Today, we have learned that the post office in Ortongate is to be saved. It is moving from McColl's to QD. This is fantastic news for local people, who rely on the post office for many services, from banking to keeping in touch with friends and family.


We first became aware that the post offices were under threat in February when a rumour reached us that both branches of McColl's in Orton were closing down. Julie immediately wrote a letter to the Peterborough Telegraph which supported our campaign to save the post office by following the campaign and writing a couple of articles about it over the following months.

Letter: Fears over future of post offices
Article: Calls to save vital post offices
Article: Demonstration to save crucial city post offices

We also wrote a 'speakers corner' article for the Peterborough Telegraph in which we talked about the terrible impact that the loss of local post offices can have on local communities.

Article: Closures make life more difficult

Then on Monday 26th March we were joined by Green Party co-leader Jonathan Bartley and a number of local residents in a demonstration outside the McColl's in Ortongate, where we made local residents aware that the post office was at risk an called on local businesses to step in and save the vital service.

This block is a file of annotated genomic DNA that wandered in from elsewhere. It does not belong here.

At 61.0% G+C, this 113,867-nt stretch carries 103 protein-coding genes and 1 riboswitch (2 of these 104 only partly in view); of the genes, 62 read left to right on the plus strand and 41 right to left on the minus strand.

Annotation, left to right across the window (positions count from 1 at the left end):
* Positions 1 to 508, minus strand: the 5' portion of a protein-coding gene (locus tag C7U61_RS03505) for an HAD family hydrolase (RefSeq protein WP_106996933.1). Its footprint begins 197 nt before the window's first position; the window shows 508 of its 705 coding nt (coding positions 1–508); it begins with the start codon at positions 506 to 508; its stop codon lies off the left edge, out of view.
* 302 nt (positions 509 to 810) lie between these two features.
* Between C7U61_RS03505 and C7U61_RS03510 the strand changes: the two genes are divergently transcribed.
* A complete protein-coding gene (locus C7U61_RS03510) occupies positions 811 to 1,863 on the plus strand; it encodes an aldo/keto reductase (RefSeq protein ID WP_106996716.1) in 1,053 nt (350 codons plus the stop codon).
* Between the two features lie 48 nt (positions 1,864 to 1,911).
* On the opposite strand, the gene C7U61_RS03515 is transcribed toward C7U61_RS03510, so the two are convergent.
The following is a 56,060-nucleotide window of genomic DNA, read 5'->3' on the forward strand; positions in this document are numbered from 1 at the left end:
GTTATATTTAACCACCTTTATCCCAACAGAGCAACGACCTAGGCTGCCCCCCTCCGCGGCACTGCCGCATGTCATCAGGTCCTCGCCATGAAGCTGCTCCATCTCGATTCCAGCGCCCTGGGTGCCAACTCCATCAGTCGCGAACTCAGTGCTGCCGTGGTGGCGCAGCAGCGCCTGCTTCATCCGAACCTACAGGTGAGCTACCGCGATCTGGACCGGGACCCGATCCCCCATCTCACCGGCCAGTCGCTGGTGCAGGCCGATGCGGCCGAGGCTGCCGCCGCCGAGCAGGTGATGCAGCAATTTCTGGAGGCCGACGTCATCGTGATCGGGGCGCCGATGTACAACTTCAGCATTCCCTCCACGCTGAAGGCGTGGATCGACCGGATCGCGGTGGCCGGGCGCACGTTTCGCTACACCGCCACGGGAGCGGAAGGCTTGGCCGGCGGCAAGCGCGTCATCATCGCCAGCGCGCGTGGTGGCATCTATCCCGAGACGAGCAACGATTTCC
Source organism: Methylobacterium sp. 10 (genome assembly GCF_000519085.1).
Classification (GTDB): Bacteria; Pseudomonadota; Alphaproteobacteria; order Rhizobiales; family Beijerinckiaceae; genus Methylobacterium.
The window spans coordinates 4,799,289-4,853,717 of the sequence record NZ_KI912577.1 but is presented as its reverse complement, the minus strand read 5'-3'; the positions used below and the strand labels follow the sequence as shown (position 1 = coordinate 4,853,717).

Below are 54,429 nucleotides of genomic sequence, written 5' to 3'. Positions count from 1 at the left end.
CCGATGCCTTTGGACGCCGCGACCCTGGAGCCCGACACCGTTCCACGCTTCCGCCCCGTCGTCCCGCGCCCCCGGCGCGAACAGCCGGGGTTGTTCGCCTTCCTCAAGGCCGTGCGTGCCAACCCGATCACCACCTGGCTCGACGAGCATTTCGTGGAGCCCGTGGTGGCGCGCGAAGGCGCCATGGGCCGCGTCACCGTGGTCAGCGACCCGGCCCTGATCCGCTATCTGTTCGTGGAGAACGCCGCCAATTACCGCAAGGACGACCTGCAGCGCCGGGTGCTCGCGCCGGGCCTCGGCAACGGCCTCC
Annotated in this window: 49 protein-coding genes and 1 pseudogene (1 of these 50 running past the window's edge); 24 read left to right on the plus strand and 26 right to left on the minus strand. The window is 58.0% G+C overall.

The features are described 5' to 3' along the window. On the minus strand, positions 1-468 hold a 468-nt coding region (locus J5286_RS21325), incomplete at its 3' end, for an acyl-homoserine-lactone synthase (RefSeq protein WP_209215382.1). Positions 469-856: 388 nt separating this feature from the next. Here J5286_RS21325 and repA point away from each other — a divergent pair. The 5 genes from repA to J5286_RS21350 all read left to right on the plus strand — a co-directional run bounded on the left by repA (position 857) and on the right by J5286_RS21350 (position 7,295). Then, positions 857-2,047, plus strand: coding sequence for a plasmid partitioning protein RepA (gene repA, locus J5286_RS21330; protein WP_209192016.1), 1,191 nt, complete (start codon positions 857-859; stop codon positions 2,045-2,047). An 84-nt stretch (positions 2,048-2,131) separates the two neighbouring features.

from Julie Howell on Vimeo.

from Julie Howell on Vimeo.

All went quiet for a while while local campaigners from across the political spectrum worked hard to spread the message that unless a new franchisee was found, people living in Orton could lose access to essential post office services, maybe for a short while, maybe forever.

QD saves the day

Then on Thursday 18th October 2018 we received the news we had all been hoping for. The Post Office got in touch to let us know that from the start of 2019 QD which, as local people know, is situated in Ortongate will be the new home of the post office.

The Post Office says customers will access Post Office services at two low-screened, open-plan, modern serving points that are part of the retail counter. Working with QD, the Post Office will adapt the current store layout, fixtures and fittings to accommodate the Post Office tills if needed. The branch will offer a wide range of Post Office products and services. The Post Office says customer satisfaction with local style branches stands at 96%, and nearly 20% of local branch customers visit outside traditional opening hours.

This is tremendous news, with some people in Orton already excited about the move to QD and saying they think it will be an even better location than McColl's has been.

Have your say

The Post Office would love to know your views about the re-location of the post office to QD. If you have any comments please leave them on the Post Office website.